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It mostly covers my work as UNISON Scotland's Head of Policy and Public Affairs although views are my own. For full coverage of UNISON Scotland's policy and campaigns please visit our web site. You can also follow me on Twitter. I hope you find this blog interesting and I would welcome your comments.

Friday, 24 December 2010

Keir Hardie

My pre-Christmas reading is Bob Holman's sympathetic study of Kier Hardie. Appropriate reading for Christmas as Hardie was a Christian Socialist, something Holman emphasises in a way Caroline Benn's exhaustive study doesn't. Not that Hardie wasn't contemptuous of the hypocrisy of the wealthy Christians of his day.

There is much in Kier Hardie's life that resonates today and I will select a few random examples.

With the weather I have had to issue plenty of guidance on the employment issues to UNISON branches. Hardie tells the story of his first job at the age of eight delivering bread rolls for a high class bakers, because his family was ill and his the only family income. When he was late twice in bad weather he was summoned to the master's dining room (after prayers because the master was noted for his piety)  and dismissed.  The master said "to make you more careful in future, I have decided to fine you a week's wages. And now you may go!"

This and other childhood experiences clearly had a strong influence on his political and religious views. Later as an MP he constantly criticised the continuance of poverty and inequality and, with other Labour MPs, was the driving force behind changing the Liberal Party's position on state welfare. He pointed out that charities came and went, were strong in some areas and weak in others. Something we should remember today in the context of the so called 'Big Society' reforms. 

When Hardie opposed a large pension for a Boer War commander and asked what was available for private soldiers coming back wounded. Tory MPs shouted back "The Workhouse". When we saw Tory MPs last October slapping each other on the back as the poorest in our society had their benefits slashed, you can see that Tory values haven't changed much.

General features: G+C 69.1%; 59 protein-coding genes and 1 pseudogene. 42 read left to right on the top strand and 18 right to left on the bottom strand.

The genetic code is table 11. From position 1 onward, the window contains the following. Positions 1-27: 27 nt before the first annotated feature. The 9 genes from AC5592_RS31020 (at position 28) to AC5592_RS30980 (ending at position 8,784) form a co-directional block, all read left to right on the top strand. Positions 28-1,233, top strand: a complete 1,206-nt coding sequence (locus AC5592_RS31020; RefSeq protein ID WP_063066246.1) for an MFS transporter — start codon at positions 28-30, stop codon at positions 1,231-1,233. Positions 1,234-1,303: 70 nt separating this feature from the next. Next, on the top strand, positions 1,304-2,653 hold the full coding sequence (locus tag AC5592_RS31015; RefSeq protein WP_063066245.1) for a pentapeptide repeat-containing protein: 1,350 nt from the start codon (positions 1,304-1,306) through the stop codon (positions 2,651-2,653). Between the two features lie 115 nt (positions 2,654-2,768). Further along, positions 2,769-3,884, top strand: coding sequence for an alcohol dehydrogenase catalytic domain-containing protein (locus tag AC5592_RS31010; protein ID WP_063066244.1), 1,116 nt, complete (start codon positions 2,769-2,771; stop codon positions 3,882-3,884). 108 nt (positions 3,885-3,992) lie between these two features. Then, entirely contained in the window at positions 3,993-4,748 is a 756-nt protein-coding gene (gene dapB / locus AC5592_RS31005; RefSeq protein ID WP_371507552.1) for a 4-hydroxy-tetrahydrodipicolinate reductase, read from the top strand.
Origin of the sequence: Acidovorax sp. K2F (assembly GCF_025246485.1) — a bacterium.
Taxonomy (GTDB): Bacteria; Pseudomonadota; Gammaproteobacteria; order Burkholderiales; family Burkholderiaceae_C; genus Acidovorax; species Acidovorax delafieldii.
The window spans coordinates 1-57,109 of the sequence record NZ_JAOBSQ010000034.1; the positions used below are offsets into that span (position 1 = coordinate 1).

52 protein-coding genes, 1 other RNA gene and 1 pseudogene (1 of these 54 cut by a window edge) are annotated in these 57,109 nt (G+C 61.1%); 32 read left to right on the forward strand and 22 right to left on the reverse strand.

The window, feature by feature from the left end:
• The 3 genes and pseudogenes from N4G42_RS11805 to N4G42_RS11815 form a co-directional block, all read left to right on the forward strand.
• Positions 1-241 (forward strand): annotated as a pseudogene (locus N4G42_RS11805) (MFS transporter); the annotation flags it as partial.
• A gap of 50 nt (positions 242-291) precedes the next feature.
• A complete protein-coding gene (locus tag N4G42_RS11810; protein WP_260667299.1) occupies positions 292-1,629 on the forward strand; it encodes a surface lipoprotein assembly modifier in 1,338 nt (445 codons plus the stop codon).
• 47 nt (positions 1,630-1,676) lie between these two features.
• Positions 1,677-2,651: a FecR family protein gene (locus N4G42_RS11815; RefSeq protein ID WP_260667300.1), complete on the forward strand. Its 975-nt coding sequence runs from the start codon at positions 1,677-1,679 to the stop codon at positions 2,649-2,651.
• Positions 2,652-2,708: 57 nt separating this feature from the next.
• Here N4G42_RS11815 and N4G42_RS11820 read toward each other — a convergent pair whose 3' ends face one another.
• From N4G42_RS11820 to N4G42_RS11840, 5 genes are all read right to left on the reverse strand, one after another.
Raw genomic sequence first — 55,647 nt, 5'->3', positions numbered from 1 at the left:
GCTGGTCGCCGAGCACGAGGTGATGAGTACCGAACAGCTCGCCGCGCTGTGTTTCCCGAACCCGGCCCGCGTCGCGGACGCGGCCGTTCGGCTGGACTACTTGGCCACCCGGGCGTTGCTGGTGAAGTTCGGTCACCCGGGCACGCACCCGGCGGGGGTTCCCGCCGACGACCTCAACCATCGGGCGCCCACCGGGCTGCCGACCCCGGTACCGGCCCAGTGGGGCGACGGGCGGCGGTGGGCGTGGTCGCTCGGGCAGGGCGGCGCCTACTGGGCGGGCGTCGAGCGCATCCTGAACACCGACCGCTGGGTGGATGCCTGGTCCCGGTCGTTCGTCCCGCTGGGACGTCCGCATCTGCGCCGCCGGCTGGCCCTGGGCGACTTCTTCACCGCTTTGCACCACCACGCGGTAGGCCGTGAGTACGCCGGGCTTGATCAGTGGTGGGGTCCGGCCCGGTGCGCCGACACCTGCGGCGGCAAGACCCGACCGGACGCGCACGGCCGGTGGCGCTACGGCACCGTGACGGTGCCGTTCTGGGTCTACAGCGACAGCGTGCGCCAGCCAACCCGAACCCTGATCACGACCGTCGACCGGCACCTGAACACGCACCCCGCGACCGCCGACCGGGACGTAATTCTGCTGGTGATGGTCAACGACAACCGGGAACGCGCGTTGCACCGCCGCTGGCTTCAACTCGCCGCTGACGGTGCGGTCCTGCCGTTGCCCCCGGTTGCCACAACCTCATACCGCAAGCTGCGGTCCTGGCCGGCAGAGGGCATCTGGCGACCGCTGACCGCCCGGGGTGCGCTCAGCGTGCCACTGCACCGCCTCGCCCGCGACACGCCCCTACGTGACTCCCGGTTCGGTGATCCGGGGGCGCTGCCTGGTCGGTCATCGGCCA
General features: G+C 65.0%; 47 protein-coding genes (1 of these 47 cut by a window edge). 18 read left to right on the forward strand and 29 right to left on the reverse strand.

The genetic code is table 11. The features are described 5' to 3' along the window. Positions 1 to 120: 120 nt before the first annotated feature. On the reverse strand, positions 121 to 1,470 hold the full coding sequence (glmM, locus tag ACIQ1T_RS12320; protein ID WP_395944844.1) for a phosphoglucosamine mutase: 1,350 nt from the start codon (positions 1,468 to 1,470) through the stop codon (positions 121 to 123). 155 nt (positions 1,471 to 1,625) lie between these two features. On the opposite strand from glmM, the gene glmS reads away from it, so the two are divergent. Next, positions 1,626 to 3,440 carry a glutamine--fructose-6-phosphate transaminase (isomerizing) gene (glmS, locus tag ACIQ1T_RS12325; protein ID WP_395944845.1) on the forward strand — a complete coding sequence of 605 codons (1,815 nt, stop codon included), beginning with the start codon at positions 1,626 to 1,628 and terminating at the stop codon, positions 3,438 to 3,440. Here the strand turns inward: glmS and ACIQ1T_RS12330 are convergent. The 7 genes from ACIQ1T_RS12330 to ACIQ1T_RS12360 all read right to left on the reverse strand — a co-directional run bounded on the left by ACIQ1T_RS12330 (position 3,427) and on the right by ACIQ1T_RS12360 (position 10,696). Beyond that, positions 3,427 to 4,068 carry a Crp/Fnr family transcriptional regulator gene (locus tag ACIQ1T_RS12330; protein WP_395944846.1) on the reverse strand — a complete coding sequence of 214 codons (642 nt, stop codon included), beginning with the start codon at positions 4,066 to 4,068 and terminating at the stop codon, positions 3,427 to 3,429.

Having said that, Hardy would have been pretty damming of some aspects of the Labour Party today. He frequently warned of 'the dangers' of the Commons and the importance of Labour MPs being able, from their experience, to have empathy for working class people. He would not have been impressed with the trend towards professional politicians who have little experience of working life.

Keir Hardie was a conviction politician, maybe inflexible at times, but his thinking on issues like womens rights and the environment were well ahead of his time. History has proved him right. We should acknowledge our debt to him and his ideas that remain relevant today. The recently formed Kier Hardie Society is one way of doing that and you can join by contacting Richard Leonard at GMB Scotland. Richard recently showed me round the Hardie Room at the Baird Institute in Cumnock, the town where Hardie lived most of his life and many of his papers are kept in the Institute.

If you are looking for something to spend you Xmas book voucher on, I would strongly recommend Bob Holman's book. As the President of The Kier Hardie Society, Tony Benn said, "A wonderful introduction to Labour's first and in many ways, greatest leader."

Keir Hardie



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